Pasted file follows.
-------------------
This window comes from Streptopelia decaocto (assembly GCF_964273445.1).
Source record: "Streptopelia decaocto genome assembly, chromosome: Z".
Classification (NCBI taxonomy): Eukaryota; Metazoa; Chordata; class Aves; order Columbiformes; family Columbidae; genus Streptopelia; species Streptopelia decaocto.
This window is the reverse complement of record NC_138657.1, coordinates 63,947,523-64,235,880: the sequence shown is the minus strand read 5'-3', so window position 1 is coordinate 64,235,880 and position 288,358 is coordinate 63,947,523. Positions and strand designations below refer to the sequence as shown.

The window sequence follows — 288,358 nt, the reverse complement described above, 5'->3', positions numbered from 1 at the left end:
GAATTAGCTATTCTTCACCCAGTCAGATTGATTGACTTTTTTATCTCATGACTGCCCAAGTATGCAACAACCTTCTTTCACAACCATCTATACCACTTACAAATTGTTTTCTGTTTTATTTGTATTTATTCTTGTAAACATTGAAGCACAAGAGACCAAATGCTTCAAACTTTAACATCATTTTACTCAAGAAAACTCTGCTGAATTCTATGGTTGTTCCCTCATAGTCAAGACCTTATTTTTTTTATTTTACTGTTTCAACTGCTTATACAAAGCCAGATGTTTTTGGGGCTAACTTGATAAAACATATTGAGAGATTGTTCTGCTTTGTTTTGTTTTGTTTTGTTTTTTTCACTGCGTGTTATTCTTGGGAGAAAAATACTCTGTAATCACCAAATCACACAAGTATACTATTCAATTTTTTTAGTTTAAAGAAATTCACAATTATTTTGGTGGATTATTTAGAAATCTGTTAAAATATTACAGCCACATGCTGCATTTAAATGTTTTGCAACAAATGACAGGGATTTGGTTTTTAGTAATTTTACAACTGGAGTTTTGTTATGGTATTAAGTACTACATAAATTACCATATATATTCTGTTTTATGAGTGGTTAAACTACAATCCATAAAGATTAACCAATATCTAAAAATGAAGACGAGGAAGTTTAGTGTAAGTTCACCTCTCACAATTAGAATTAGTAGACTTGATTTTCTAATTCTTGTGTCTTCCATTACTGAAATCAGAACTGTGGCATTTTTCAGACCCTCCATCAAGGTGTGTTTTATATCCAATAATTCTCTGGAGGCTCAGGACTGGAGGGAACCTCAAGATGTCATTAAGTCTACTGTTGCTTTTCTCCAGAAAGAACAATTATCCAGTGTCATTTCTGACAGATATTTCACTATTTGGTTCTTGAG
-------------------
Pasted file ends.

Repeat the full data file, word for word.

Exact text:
This window comes from Streptopelia decaocto (assembly GCF_964273445.1).
Source record: "Streptopelia decaocto genome assembly, chromosome: Z".
Classification (NCBI taxonomy): Eukaryota; Metazoa; Chordata; class Aves; order Columbiformes; family Columbidae; genus Streptopelia; species Streptopelia decaocto.
This window is the reverse complement of record NC_138657.1, coordinates 63,947,523-64,235,880: the sequence shown is the minus strand read 5'-3', so window position 1 is coordinate 64,235,880 and position 288,358 is coordinate 63,947,523. Positions and strand designations below refer to the sequence as shown.

The window sequence follows — 288,358 nt, the reverse complement described above, 5'->3', positions numbered from 1 at the left end:
GAATTAGCTATTCTTCACCCAGTCAGATTGATTGACTTTTTTATCTCATGACTGCCCAAGTATGCAACAACCTTCTTTCACAACCATCTATACCACTTACAAATTGTTTTCTGTTTTATTTGTATTTATTCTTGTAAACATTGAAGCACAAGAGACCAAATGCTTCAAACTTTAACATCATTTTACTCAAGAAAACTCTGCTGAATTCTATGGTTGTTCCCTCATAGTCAAGACCTTATTTTTTTTATTTTACTGTTTCAACTGCTTATACAAAGCCAGATGTTTTTGGGGCTAACTTGATAAAACATATTGAGAGATTGTTCTGCTTTGTTTTGTTTTGTTTTGTTTTTTTCACTGCGTGTTATTCTTGGGAGAAAAATACTCTGTAATCACCAAATCACACAAGTATACTATTCAATTTTTTTAGTTTAAAGAAATTCACAATTATTTTGGTGGATTATTTAGAAATCTGTTAAAATATTACAGCCACATGCTGCATTTAAATGTTTTGCAACAAATGACAGGGATTTGGTTTTTAGTAATTTTACAACTGGAGTTTTGTTATGGTATTAAGTACTACATAAATTACCATATATATTCTGTTTTATGAGTGGTTAAACTACAATCCATAAAGATTAACCAATATCTAAAAATGAAGACGAGGAAGTTTAGTGTAAGTTCACCTCTCACAATTAGAATTAGTAGACTTGATTTTCTAATTCTTGTGTCTTCCATTACTGAAATCAGAACTGTGGCATTTTTCAGACCCTCCATCAAGGTGTGTTTTATATCCAATAATTCTCTGGAGGCTCAGGACTGGAGGGAACCTCAAGATGTCATTAAGTCTACTGTTGCTTTTCTCCAGAAAGAACAATTATCCAGTGTCATTTCTGACAGATATTTCACTATTTGGTTCTTGAG